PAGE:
In the future, all leaders might need to have an entrepreneurial spirit — being able to adapt and act nimbly in an increasingly complex world. But can entrepreneurship be taught in a classroom? Critics note that countless successful entrepreneurs never went to business school and argue that business curriculum is rarely designed to strengthen students’ imagination and teach them how to act and think counterintuitively, as entrepreneurs do.
Some business schools are trying to address this problem and develop more novel approaches for teaching entrepreneurship. In a recent study, researchers looked at three top North American MBA programs to observe how they are approaching this challenge. Here is what they observed:
1) University of Toronto’s Rotman School of Management is developing more experiential learning methods. For example, in their Creative Destruction Lab, a panel of established entrepreneurs join the professors in poking and prodding a startup’s business plan, helping students absorb the kind of intuition that can only be developed through experience.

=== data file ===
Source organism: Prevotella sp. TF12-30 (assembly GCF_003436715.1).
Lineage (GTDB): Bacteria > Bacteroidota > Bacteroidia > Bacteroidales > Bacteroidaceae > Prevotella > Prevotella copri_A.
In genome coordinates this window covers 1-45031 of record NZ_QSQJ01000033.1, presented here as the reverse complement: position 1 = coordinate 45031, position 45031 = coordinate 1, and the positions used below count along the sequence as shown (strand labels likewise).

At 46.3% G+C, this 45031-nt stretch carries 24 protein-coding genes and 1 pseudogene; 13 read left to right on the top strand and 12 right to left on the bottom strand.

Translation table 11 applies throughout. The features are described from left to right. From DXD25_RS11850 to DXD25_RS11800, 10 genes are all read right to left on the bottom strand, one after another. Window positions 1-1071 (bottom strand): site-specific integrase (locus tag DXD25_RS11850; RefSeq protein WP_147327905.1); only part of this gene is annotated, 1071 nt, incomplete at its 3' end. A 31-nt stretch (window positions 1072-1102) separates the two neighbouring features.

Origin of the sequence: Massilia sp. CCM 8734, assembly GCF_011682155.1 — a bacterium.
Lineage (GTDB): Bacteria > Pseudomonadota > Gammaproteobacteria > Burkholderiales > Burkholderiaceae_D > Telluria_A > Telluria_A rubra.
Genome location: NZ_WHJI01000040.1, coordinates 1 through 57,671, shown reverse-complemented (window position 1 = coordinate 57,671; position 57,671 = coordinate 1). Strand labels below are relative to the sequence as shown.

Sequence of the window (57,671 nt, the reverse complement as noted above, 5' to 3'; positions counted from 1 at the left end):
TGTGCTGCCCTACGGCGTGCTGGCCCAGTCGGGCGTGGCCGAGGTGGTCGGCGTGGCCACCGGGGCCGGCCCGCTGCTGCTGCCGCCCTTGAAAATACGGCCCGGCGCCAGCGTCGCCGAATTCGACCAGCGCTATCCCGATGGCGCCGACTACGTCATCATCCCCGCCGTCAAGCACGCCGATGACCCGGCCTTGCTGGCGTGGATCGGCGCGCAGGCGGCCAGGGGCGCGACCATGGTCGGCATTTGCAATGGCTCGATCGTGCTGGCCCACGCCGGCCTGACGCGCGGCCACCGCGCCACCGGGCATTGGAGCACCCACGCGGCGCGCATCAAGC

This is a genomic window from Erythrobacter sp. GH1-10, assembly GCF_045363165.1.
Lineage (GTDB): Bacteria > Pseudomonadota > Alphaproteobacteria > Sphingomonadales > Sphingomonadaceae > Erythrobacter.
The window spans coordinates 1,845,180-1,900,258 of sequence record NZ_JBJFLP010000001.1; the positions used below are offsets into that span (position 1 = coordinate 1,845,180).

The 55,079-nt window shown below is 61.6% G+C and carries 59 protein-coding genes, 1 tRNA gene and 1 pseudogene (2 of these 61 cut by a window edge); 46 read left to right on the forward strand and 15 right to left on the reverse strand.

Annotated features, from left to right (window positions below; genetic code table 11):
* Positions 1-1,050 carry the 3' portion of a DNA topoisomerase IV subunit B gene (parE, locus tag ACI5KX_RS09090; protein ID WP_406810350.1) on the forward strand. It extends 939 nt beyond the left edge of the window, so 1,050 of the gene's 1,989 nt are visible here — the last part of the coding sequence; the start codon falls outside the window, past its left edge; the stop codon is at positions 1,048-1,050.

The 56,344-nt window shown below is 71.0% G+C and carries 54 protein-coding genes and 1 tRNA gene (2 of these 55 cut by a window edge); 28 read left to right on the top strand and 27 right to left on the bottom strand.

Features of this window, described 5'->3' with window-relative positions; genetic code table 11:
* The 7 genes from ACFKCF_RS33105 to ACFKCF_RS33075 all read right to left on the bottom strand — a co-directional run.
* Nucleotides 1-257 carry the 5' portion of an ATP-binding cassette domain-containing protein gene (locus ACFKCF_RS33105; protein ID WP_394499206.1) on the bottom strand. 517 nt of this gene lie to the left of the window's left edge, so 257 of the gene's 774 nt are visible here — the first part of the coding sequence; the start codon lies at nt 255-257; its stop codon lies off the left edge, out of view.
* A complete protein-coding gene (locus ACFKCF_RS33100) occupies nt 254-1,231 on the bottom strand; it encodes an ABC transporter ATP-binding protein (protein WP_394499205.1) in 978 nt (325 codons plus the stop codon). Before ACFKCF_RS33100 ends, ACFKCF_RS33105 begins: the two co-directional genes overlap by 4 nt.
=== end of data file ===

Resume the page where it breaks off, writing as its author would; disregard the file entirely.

2) The University of Virginia’s Darden School of Business attempts to “rewire” students to be bold by encouraging them to recognize what resources they have at hand, even if it means accepting a certain amount of risk. This mindset is different from the more conventional business school approach, which emphasizes minimizing risk.
3) The University of Pennsylvania’s Wharton School takes a more traditional approach, teaching entrepreneurship by providing students with analytical models and tools from published academic research on new venture creation. This philosophy may be helpful for more mature startups, but it’s less useful for entrepreneurs dealing with extreme uncertainty.